Will Veterinary Physiotherapy Help my Pets Knee Pain and Help Strengthen their Knee?

In our dogs and horse's there are lots of causes for knee (stifle) weakness or pain. Unfortunately, it’s not always easy for us as owners to identify there’s a problem. So what signs should we be looking out for? Signs your horse has stifle pain or dysfunction:

  • Struggling to walk up and down hills

  • Dragging the hind limb especially after rest

  • Reluctance to pick feet up

  • Toe drag on hindlimbs

  • Lameness

If you see any of these signs in your horse you should book a vet visit to make sure there’s no underlying illness or injury. Signs your dog has knee pain:

  • Toe drag on back legs

  • Reluctance to sit with limbs directly underneath them

  • Struggling to stand after rest

  • Limping

If you see any of these signs in your dog you should book a vet visit to make sure there’s no underlying illness or injury. Once you have identified there’s an issue and been to see your vet for a diagnosis or confirmation that there is no pathology then you can begin veterinary physiotherapy. Veterinary physiotherapy can be a useful tool for many knee issues. But the type of veterinary physiotherapy techniques used will vary. So what can you expect from a session? Let’s have a little look at the different knee issues your pet may have and then the type of techniques you could expect to see your veterinary physiotherapist use.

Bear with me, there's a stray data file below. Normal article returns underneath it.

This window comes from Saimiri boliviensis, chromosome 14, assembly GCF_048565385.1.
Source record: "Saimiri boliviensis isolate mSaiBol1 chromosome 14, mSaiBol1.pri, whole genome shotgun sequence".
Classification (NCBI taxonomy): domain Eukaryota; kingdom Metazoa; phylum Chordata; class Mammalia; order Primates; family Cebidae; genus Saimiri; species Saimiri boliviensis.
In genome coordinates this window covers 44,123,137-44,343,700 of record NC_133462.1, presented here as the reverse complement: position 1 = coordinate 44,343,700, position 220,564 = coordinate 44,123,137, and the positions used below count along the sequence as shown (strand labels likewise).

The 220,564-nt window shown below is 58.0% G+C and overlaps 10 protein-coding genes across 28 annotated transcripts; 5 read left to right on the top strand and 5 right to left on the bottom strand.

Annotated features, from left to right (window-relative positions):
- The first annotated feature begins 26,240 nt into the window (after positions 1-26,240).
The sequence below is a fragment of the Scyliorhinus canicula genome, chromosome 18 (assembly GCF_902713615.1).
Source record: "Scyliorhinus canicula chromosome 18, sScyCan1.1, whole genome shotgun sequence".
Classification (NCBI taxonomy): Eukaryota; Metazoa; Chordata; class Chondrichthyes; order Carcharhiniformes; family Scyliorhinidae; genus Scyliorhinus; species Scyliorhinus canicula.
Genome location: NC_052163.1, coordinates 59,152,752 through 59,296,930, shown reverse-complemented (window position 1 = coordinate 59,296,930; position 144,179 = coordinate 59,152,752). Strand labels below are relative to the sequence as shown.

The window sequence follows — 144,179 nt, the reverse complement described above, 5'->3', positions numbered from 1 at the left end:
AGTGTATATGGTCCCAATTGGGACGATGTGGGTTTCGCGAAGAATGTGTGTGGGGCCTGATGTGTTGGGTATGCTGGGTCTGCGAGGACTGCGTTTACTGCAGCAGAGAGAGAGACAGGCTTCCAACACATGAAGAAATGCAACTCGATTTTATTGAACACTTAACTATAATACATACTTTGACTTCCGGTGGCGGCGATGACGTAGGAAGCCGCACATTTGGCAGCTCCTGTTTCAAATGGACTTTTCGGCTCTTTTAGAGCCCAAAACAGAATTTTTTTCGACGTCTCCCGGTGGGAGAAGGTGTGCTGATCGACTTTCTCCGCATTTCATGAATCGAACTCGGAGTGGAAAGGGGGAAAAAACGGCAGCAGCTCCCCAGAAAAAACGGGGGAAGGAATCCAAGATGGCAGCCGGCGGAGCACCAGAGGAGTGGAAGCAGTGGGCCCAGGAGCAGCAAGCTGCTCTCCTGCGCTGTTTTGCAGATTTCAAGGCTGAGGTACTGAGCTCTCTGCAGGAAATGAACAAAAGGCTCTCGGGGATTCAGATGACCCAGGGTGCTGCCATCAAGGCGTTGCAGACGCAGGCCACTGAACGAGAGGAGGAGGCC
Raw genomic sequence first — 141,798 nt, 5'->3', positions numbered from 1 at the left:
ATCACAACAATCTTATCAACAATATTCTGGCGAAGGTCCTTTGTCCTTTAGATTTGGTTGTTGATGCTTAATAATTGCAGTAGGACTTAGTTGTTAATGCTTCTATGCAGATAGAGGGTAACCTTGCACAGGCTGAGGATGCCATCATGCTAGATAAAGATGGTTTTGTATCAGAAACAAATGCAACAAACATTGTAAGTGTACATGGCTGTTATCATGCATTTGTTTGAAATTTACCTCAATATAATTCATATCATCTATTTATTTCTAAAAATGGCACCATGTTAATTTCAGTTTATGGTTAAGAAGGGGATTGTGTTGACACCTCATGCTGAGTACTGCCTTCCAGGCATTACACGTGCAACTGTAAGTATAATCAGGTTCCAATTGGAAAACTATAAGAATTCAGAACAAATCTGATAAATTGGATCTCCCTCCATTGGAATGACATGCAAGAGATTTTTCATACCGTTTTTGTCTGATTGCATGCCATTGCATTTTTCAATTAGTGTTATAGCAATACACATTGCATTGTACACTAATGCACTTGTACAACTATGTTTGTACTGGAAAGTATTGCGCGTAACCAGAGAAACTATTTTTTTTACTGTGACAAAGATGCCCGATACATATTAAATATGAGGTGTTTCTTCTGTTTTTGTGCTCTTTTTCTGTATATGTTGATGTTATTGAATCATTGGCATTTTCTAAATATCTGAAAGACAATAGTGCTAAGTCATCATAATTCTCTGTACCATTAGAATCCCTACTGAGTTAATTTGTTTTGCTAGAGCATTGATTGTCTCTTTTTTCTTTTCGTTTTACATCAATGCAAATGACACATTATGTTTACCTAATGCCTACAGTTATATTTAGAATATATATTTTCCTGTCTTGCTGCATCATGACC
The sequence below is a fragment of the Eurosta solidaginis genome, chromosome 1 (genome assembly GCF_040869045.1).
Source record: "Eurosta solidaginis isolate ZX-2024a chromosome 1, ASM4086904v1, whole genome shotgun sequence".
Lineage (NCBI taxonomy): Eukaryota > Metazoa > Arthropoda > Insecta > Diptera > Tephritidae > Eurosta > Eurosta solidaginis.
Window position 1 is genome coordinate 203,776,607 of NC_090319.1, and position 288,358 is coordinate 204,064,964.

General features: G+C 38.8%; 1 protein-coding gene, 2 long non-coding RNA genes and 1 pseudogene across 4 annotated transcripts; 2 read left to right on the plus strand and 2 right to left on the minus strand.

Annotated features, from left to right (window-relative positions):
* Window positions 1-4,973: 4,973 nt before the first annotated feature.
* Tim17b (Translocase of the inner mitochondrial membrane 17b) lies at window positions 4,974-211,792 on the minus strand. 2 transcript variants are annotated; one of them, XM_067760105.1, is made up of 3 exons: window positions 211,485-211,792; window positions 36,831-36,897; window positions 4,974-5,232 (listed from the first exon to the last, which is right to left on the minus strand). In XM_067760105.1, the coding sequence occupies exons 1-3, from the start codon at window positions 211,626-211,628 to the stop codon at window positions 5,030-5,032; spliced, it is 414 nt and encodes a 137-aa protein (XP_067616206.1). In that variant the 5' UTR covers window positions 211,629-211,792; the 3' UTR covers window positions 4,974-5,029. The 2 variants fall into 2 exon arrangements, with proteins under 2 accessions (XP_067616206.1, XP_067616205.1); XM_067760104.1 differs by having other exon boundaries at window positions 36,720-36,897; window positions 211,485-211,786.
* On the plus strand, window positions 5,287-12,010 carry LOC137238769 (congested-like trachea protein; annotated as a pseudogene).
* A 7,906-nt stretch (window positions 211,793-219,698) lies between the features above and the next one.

• Generalised Knee pain with no underlying cause identified- laser, PEMF, TENS and massage for pain relief, PROM to improve range of motion of the stifle which in turn helps to reduce pain

  • Locking stifle- NMES to increase quad strength, PROM to improve stifle range of motion, massage to improve muscle tone, exercise to improve quad strength

  • Luxating patella- PROM to improve stifle range of motion, laser, TENS, PEMF to reduce pain, massage to increase muscle tone and exercise therapy to improve stifle motion

  • OA- PROM to improve stifle range of motion, PEMF and TENS to reduce pain, laser to slow disease progression and promote healing, massage to relax muscles and exercise therapy to improve range of motion

If you are unsure if your pet needs help with their knees feel free to book a free call with us here and we can help advise you on your next step, whatever that may be.


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